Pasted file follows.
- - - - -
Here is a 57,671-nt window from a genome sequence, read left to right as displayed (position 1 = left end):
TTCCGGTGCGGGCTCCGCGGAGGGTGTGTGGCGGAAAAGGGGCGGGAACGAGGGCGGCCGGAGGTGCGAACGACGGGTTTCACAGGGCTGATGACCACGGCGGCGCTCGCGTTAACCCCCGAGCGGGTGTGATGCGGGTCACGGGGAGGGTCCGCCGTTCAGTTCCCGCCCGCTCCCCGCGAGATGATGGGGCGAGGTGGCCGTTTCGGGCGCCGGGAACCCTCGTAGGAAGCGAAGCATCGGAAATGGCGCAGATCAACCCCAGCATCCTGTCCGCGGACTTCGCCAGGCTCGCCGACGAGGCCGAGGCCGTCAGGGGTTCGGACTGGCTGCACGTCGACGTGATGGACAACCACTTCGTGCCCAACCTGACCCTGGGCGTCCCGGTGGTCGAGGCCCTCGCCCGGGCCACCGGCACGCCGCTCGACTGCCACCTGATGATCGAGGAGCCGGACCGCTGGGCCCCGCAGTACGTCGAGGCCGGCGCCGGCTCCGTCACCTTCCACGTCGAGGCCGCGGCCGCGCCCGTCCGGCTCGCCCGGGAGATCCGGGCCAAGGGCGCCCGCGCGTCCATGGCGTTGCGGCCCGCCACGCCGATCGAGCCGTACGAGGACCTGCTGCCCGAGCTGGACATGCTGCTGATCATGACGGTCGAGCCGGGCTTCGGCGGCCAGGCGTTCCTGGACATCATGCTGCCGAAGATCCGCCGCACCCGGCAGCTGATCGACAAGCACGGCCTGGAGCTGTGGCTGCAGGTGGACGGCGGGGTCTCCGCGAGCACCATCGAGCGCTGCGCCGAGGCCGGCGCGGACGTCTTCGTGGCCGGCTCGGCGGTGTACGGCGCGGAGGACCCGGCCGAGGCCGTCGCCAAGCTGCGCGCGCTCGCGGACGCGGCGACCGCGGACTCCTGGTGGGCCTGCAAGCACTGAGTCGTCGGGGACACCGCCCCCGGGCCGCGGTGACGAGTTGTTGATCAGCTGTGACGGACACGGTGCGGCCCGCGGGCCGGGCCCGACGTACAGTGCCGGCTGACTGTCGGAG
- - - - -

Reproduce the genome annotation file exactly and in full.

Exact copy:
Here is a 57,671-nt window from a genome sequence, read left to right as displayed (position 1 = left end):
TTCCGGTGCGGGCTCCGCGGAGGGTGTGTGGCGGAAAAGGGGCGGGAACGAGGGCGGCCGGAGGTGCGAACGACGGGTTTCACAGGGCTGATGACCACGGCGGCGCTCGCGTTAACCCCCGAGCGGGTGTGATGCGGGTCACGGGGAGGGTCCGCCGTTCAGTTCCCGCCCGCTCCCCGCGAGATGATGGGGCGAGGTGGCCGTTTCGGGCGCCGGGAACCCTCGTAGGAAGCGAAGCATCGGAAATGGCGCAGATCAACCCCAGCATCCTGTCCGCGGACTTCGCCAGGCTCGCCGACGAGGCCGAGGCCGTCAGGGGTTCGGACTGGCTGCACGTCGACGTGATGGACAACCACTTCGTGCCCAACCTGACCCTGGGCGTCCCGGTGGTCGAGGCCCTCGCCCGGGCCACCGGCACGCCGCTCGACTGCCACCTGATGATCGAGGAGCCGGACCGCTGGGCCCCGCAGTACGTCGAGGCCGGCGCCGGCTCCGTCACCTTCCACGTCGAGGCCGCGGCCGCGCCCGTCCGGCTCGCCCGGGAGATCCGGGCCAAGGGCGCCCGCGCGTCCATGGCGTTGCGGCCCGCCACGCCGATCGAGCCGTACGAGGACCTGCTGCCCGAGCTGGACATGCTGCTGATCATGACGGTCGAGCCGGGCTTCGGCGGCCAGGCGTTCCTGGACATCATGCTGCCGAAGATCCGCCGCACCCGGCAGCTGATCGACAAGCACGGCCTGGAGCTGTGGCTGCAGGTGGACGGCGGGGTCTCCGCGAGCACCATCGAGCGCTGCGCCGAGGCCGGCGCGGACGTCTTCGTGGCCGGCTCGGCGGTGTACGGCGCGGAGGACCCGGCCGAGGCCGTCGCCAAGCTGCGCGCGCTCGCGGACGCGGCGACCGCGGACTCCTGGTGGGCCTGCAAGCACTGAGTCGTCGGGGACACCGCCCCCGGGCCGCGGTGACGAGTTGTTGATCAGCTGTGACGGACACGGTGCGGCCCGCGGGCCGGGCCCGACGTACAGTGCCGGCTGACTGTCGGAG